a:visited {
	background-color: red;
}

input:focus {
	background-color: red;
}

Pseudo-element
Again, not normally referred to as a selector, these actually represent elements in the HTML page that are not really part of the rendered HTML:

p:first-letter {
	background-color: red;
}

p:before {
	content: "";
	background-color: red;
}

The “:before” and “:after” pseudo-elements are unique from other pseudo-elements in that they must be used along with the content property. For more on these, see my article on Smashing Magazine.

If you enjoyed this article, you might also like a post I wrote defining a number of different CSS Terms.

Questions? Clarifications?

This post is not intended to be an exhaustive reference on this subject. It's meant to provide a simple CSS tip for beginners. If you have any questions or clarifications on anything I've said here, add them to the comments. If necessary, I'll continually improve this article to keep it up to date with the latest CSS standards and best practices.

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10 Responses

  1. Nice write up Louis! I don’t use the adjacent sibling selector or the general sibling selector that much myself, though it’s good to get a refresher on them. It might be nice to add browser support for each selector type next to the description of each for those who are just learning.

  2. Always good about revisit the basics.. Especially I have an eye open about Attribute Selector and Child Selector. Good info Louis. Love your website.

  3. Sohalt:

    Thank you very much! Quick, short and simple explanation.

  4. It’s time to use the new attribute,siblings and child selectors, rather then sticking with classes all around in your markup!

  5. The very first example has an error:

    form textarea {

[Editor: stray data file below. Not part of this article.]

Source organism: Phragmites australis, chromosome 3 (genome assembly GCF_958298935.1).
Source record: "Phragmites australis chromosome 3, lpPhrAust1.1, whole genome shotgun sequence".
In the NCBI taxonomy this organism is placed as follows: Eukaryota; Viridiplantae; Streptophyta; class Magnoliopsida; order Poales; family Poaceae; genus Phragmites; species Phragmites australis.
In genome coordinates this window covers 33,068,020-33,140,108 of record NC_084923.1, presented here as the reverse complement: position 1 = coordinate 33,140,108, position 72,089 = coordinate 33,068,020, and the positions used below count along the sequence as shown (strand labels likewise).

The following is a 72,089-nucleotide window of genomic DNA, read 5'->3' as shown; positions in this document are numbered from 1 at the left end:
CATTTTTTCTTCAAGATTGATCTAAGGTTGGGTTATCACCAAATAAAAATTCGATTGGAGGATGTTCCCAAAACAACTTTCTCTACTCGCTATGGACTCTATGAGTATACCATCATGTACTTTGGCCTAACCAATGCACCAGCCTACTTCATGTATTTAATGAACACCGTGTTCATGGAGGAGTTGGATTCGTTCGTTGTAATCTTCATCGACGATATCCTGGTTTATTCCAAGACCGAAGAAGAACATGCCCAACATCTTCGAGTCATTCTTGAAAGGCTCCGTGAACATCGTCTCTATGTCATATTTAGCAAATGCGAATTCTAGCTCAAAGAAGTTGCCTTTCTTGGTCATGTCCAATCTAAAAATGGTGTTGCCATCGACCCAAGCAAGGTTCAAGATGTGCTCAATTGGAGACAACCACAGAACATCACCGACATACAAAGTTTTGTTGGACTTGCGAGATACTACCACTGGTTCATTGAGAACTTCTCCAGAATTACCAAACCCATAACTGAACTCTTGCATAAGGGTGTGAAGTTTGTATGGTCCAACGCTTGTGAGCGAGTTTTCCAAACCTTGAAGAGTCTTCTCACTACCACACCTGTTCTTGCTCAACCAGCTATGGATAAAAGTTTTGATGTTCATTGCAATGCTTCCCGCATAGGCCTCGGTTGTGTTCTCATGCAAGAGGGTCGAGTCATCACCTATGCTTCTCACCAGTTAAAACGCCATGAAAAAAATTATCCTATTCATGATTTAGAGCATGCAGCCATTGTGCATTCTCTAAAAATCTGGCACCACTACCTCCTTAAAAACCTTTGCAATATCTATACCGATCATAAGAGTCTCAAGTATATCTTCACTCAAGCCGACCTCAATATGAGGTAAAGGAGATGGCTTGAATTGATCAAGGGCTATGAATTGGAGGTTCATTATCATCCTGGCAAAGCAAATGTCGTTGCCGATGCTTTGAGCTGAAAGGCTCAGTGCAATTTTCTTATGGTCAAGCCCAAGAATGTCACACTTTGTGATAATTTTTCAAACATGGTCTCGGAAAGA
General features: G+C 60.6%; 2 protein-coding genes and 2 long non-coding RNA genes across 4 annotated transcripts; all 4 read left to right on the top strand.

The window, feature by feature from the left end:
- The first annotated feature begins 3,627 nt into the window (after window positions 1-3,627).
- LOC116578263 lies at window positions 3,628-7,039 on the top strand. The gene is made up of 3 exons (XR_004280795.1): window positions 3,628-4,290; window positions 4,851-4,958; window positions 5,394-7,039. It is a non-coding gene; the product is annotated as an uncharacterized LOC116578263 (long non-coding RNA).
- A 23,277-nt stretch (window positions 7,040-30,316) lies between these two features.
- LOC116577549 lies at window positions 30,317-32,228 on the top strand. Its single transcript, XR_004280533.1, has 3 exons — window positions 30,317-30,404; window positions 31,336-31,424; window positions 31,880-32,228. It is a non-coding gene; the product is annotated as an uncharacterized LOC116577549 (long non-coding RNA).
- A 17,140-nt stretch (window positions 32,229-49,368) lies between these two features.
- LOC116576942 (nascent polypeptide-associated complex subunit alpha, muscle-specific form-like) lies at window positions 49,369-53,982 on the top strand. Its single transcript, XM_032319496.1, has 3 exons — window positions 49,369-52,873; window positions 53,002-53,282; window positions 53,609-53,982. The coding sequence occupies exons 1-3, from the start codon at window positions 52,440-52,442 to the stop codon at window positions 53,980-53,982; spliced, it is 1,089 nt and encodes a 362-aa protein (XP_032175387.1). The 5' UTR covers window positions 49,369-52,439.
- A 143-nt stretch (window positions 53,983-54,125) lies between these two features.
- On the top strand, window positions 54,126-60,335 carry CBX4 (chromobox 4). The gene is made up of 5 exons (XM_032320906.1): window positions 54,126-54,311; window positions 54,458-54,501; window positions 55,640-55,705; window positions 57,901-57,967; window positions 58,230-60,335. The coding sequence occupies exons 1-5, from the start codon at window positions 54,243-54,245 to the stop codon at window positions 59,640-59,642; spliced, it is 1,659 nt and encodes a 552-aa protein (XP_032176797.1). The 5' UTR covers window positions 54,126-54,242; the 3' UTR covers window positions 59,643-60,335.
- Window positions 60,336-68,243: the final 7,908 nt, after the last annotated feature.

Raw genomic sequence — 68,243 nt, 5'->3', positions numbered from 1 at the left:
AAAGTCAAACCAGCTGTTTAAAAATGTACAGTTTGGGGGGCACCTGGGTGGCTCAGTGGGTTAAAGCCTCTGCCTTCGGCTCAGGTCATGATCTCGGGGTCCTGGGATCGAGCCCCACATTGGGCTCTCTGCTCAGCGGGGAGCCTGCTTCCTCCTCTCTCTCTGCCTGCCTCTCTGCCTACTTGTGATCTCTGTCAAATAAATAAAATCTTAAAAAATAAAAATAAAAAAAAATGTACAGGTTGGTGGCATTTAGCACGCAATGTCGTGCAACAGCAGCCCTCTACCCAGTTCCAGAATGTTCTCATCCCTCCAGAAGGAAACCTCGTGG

background: color: blue;
    }

    S/B

    form textarea {
    background-color: blue;
    }

  6. Matthew K:

    Good write up for beginners or a CSS refresher.

    Perhaps I misunderstood the following description under “Class Selector”:

    “This is easily my favourite selector, and all good CSS developers should use it abundantly. You can put multiple classes separated by spaces on a single class attribute, which makes this selector quite powerful.”

    Shouldn’t multiple classes actually be separated with a comma, not just a space? Wouldn’t they be descendant selectors if only a space is used between them?

    • Oh, maybe that wasn’t clear enough. Notice that I said “multiple classes separated by spaces on a single class attribute”. That means in the HTML, not the CSS. So you would have this:

      
      <div class="class1 class2 class3"></div>
      

      And you could target it in your CSS like this:

      
      .class1.class2.class3 {
          /* whatever */
      }
      

      Or even by using any one of the classes alone, or two chained together, etc.

      Hope that clears it up.

  7. Really nice Article when i m stucked in designing i always prefer this website

    today i wrote something on CSS for more watch it please

    http://computertreat.com/css3-selectors-html/